In early 2011, the U.S. Department of Energy suspended further cash from but $529 million in low-interest loans granted to Fisker after the company failed to meet repeated deadlines. In April, it hired a restructuring advisor to monitor its Fisker investment.

The company said it was investigating the Woodside incident and would have no comment on any causes until its investigation was complete.

It also said that it did not "believe that there is any link between" the two Karma fires in Woodside and Sugar Land but that it "can’t be certain until our investigations are complete."

We've copied Fisker's full statement on the second page of this article.

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Comments (14)
  1. This Kar-b-que is not a good sign for the Karma. Word gets around too fast in the EV community and potential buyers will be looking for swift analysis and recall by Fisker to fix this situation. Since the car relies on the engine for more than just generation, it is definitely working harder than other EREV engines out there like the Volt. The DoE put a stop to the Fisker loan guarantee just in time.

  2. I think the fire in Texas and this new one in California are related to the same engine packaging issue. The tight space in the engine compartment isn't allowing enough room to properly cool the exaust system. Obviously both cars were running their gas motors before they parked. The one problem I have is some people see this as an electric car problem when it is clearly an ICE problem. You'll never hear about exaust system issues in a Leaf or Model S. Fisker needs to get to the bottom of this fast, they can't afford to let this happen again they've been very lucky that no injuries have resulted from the fires. They also need to get on it because the public is starting to see this a nails in Fisker Automotive's coffin.

  3. Typo, see this as nails. Sorry

  4. Curious to hear how you know "Obviously both cars were running their gas motors before they parked." Well, obviously AT SOME POINT before, the gas motor had been run, but I assume you mean (relatively) IMMEDIATELY before the cars were parked. Were you there? How do you know?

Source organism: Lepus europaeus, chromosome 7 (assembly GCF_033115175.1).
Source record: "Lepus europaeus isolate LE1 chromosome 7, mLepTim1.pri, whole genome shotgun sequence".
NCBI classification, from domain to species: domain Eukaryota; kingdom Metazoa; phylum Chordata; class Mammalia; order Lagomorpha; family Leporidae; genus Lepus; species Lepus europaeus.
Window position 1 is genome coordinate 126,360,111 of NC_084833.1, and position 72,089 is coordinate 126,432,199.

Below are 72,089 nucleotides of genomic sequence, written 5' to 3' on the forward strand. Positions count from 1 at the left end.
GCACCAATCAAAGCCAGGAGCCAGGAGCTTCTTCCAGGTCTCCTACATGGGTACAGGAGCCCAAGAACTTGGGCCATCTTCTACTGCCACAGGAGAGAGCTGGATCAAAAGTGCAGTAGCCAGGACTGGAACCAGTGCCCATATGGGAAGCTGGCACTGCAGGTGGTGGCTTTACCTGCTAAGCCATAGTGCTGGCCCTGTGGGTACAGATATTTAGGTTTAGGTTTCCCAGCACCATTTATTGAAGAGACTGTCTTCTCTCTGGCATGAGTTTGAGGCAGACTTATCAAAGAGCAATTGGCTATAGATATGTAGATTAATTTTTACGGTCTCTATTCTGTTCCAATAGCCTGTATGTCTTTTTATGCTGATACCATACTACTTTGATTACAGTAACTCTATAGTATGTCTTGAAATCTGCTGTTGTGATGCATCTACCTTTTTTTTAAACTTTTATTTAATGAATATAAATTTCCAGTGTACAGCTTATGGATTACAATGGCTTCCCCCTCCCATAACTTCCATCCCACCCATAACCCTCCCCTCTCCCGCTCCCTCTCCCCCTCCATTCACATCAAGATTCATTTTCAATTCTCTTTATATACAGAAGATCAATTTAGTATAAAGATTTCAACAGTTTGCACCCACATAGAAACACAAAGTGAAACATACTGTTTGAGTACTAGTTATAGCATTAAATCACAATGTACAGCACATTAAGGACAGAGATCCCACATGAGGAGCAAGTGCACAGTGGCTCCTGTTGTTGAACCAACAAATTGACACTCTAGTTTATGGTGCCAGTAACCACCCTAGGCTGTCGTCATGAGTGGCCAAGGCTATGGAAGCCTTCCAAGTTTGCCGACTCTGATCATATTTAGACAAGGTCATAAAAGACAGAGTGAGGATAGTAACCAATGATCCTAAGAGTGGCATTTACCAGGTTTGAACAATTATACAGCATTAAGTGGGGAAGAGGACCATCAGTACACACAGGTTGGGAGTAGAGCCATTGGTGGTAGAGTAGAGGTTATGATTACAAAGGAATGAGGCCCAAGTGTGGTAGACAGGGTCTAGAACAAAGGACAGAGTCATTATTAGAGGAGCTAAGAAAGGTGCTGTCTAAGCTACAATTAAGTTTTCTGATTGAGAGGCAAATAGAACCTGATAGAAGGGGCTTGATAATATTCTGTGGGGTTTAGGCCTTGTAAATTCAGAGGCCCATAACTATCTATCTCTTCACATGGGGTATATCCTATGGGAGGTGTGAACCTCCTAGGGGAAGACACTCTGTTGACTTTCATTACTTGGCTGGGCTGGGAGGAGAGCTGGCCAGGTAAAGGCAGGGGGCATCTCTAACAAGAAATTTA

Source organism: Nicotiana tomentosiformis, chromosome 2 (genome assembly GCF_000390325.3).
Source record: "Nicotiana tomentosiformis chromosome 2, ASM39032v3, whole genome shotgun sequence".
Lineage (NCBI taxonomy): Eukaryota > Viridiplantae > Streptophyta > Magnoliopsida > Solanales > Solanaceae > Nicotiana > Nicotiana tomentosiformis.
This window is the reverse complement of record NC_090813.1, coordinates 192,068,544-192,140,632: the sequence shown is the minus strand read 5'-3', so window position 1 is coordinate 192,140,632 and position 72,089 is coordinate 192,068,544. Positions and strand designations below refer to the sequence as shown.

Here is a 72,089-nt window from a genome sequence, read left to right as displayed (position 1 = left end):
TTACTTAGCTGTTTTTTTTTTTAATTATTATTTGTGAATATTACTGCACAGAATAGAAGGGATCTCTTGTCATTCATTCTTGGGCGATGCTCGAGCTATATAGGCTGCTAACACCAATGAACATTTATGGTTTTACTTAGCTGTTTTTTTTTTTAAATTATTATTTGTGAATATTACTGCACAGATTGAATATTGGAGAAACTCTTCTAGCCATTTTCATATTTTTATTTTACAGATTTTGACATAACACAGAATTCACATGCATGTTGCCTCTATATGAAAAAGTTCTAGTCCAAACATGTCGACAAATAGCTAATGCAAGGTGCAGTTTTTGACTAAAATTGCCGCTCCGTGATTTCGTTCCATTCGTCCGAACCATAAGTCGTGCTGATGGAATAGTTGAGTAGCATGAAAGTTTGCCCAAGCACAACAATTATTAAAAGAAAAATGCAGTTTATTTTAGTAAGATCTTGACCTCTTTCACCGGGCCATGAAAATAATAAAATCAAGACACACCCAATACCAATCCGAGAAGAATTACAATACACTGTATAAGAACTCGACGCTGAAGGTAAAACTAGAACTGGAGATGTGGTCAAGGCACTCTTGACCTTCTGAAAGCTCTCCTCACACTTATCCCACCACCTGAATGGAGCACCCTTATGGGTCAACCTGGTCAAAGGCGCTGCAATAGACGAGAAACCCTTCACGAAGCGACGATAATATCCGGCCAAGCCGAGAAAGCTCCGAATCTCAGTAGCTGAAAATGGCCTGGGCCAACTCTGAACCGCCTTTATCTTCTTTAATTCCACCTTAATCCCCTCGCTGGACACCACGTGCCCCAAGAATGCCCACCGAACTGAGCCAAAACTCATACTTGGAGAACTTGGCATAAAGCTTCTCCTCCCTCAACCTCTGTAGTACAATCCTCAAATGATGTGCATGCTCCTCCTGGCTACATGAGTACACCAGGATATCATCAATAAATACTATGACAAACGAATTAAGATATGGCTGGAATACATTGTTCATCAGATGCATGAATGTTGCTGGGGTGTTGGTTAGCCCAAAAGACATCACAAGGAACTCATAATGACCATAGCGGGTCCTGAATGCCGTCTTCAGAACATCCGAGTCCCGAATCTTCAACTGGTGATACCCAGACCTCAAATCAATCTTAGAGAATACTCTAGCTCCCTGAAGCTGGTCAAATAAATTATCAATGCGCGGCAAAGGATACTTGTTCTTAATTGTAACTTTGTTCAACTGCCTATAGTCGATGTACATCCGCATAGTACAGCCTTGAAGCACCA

5. After following the news of the Texas fire and the pictures of this latest fire it does appear that the fires originated in the engine compartment. If the ICE hadn't been run prior to being parked the engine compartment would have been fairly cool and a fire would be less likely to happen. Yes perhaps saying "obviously" was a bit strong, "It's likely that" would have been better.

  6. From the photos, that engine bay is so crammed. Imagine trying to service the gas motor. It would be a nightmare.

  7. I hate to seem alarmist, but if I owned one of these things, I don't think I would park it in my garage. It is really unfortunate and probably something very small.

  8. If I had one of these cars, I would remove that gas motor and replace it with batteries.

  9. That is with more batteries in addition to the batteries already in the car.

  10. If I own one of theso Karm, I would have traded it in for a Tesla S...

  11. Moral of the story; if you care about your car, CALL 911!!

  12. I agree with CDspeed on the ICE related fires. Couple months ago, GM recalled the Cruze for potential fires started with the oil leaked onto exhaust during an oil change. I believe, the engine on the Karma is sourced from GM (similar design) and repackaged into an even tighter space... I am not sure if there are any correlations...
    But with each fire in Fisker, the reputation will be damaged.
    Personally, I think you are better of spending the money buying a Tesla S sedan and a Volt for about the same price of a Karma

  13. Though they may be great at sculpting an eye catching exterior, they are freshmen at true functional car engineering and testing. Also, imagine the range you could get if you spent those dollars on a larger battery pack instead of an ICE and all its baggage.

  14. That would be called Tesla S. :)